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Use of N-acetylcysteine in remediation of silver nanoparticles-contaminated soil: toxicokinetics and toxicodynamics approach on Enchytraeus crypticus

Grant number: 18/24658-9
Support type:Scholarships abroad - Research Internship - Post-doctor
Effective date (Start): March 30, 2019
Effective date (End): June 29, 2019
Field of knowledge:Biological Sciences - Pharmacology
Principal Investigator:Marcelo Bispo de Jesus
Grantee:Monique Culturato Padilha Mendonça
Supervisor abroad: Cornelis Adrianus Maria Van Gestel
Home Institution: Instituto de Biologia (IB). Universidade Estadual de Campinas (UNICAMP). Campinas , SP, Brazil
Local de pesquisa : University Amsterdam (VU), Netherlands  
Associated to the scholarship:16/03765-6 - In vitro and in vivo determination of toxicological profile of nanoformulations, BP.PD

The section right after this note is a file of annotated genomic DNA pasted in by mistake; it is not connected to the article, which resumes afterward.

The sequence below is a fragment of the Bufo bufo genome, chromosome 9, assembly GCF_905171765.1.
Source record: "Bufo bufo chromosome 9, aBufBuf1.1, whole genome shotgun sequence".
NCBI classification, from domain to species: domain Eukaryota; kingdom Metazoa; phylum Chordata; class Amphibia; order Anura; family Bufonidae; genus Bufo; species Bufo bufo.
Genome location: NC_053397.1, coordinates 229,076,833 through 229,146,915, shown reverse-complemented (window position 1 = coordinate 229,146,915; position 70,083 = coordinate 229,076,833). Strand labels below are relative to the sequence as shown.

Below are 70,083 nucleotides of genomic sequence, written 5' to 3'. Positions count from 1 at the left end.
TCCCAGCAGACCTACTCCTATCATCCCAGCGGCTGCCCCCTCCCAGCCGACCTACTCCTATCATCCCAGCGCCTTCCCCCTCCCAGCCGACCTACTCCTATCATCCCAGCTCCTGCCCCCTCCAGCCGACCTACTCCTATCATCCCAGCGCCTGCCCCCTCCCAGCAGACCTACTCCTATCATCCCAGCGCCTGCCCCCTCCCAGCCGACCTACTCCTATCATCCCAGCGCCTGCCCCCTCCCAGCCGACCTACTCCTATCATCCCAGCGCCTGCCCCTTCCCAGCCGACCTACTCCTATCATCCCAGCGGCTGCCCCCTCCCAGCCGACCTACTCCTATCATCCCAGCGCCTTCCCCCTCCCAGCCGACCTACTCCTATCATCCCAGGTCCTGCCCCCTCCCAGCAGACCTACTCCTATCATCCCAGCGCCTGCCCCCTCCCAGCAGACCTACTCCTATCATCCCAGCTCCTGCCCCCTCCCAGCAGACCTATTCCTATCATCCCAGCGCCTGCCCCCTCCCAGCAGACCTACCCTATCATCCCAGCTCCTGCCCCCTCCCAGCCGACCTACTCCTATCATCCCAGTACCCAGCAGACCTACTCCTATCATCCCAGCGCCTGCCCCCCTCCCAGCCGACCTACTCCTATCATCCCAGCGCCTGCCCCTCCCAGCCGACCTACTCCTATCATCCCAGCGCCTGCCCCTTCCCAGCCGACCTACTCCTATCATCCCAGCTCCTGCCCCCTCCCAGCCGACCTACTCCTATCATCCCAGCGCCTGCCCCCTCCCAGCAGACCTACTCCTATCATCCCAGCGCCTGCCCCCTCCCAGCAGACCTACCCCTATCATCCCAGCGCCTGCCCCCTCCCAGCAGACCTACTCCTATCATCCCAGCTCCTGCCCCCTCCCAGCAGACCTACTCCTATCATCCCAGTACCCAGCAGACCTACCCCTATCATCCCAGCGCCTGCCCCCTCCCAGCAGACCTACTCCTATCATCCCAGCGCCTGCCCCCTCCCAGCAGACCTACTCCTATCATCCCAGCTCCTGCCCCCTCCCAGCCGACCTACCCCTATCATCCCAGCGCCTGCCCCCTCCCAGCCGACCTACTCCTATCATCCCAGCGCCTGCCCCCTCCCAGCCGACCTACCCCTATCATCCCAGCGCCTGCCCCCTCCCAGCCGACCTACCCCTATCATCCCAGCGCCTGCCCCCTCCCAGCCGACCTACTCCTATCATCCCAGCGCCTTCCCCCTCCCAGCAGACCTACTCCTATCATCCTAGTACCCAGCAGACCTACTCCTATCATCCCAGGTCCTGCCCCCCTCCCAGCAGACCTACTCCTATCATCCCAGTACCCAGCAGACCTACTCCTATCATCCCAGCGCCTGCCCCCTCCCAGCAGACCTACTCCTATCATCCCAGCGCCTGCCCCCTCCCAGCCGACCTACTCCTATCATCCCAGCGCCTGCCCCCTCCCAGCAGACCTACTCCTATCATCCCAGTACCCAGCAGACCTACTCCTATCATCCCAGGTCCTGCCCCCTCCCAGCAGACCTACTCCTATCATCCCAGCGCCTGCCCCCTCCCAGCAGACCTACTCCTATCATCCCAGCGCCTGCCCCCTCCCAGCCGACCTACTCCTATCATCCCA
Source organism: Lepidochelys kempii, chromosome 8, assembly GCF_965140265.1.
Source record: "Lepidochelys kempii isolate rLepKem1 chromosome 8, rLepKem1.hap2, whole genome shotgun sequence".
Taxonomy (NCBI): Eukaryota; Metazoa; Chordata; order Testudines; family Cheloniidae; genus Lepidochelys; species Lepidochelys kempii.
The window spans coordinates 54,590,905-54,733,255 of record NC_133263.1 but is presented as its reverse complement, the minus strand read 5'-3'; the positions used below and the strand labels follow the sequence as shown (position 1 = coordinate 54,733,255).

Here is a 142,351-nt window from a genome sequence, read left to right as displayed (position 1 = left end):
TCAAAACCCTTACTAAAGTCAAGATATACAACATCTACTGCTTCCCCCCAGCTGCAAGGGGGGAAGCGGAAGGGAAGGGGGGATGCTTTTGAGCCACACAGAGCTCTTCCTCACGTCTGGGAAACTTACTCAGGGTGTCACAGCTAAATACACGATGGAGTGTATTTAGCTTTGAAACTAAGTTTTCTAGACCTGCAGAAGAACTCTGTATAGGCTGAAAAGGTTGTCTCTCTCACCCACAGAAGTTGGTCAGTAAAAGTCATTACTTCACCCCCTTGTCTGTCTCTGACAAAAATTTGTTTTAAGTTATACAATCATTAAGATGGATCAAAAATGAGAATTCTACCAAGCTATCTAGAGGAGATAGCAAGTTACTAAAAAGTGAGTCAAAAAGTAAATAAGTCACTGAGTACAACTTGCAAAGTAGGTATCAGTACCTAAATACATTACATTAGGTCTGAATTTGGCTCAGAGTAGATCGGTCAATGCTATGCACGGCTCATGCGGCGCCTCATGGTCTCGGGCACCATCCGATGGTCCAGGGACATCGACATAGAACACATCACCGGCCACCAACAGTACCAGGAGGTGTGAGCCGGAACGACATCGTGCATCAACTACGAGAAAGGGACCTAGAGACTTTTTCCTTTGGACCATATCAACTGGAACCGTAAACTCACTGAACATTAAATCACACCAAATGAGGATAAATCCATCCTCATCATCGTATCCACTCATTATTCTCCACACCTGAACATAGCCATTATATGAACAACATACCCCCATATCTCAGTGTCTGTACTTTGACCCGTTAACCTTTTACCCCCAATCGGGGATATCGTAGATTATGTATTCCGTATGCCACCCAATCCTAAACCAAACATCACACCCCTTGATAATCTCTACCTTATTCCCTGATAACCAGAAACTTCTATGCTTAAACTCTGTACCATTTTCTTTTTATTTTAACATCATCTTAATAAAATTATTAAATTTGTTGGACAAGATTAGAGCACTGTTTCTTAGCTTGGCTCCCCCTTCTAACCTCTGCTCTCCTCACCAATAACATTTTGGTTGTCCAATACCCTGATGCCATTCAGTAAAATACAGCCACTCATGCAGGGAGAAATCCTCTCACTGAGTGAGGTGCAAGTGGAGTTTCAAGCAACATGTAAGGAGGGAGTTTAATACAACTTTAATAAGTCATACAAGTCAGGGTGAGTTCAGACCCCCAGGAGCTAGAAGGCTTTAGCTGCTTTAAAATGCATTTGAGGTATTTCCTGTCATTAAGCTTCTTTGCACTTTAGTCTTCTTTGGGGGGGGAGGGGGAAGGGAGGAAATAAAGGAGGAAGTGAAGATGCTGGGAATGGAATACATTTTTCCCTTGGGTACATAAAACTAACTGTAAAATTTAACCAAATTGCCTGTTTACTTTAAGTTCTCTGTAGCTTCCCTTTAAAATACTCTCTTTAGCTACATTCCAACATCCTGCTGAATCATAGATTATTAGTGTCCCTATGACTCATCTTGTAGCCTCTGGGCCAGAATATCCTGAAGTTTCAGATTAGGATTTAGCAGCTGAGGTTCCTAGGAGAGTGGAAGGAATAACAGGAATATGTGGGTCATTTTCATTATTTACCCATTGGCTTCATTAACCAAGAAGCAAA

The widespread production and use of silver nanoparticles (AgNPs) in consumer and medical products have raised environmental and human health concerns. Once in the environment, the soil is major sinks of AgNPs, and invertebrates are directly exposed to this compound. Currently, there is no effective soil remediation able to prevent or reduce the potential negative effects of silver contamination on living organisms. In previous studies, we have demonstrated that thiol-containing compounds (e.g., N-acetylcysteine (NAC) and reduced glutathione (GSH)) can reverse the toxic effects of AgNPs in the soil invertebrate Enchytraeus crypticus and in the vertebrate Rattus norvegicus (Wistar rats). However, the mechanism of action remains still an open question. In order to advance in the understanding about how these compounds act on the recovery of animals exposed to AgNP-contaminated soil, we are applying for three months leave to be spent in the laboratory of Prof. Cornelis A. M. van Gestel. Prof. van Gestel has extensive experience in standard soil species and toxicokinetics-toxicodynamics models. It is worth mentioning that the long-term goal of this project is to implement the use of E. crypticus in nanoecotoxicological studies, as well as an alternative organism to be applied in toxicological screening tests of new drugs/nanoparticles at our Brazilian laboratory, thus enabling the continuity of this research within the Department of Biochemistry and Tissue Biology, UNICAMP.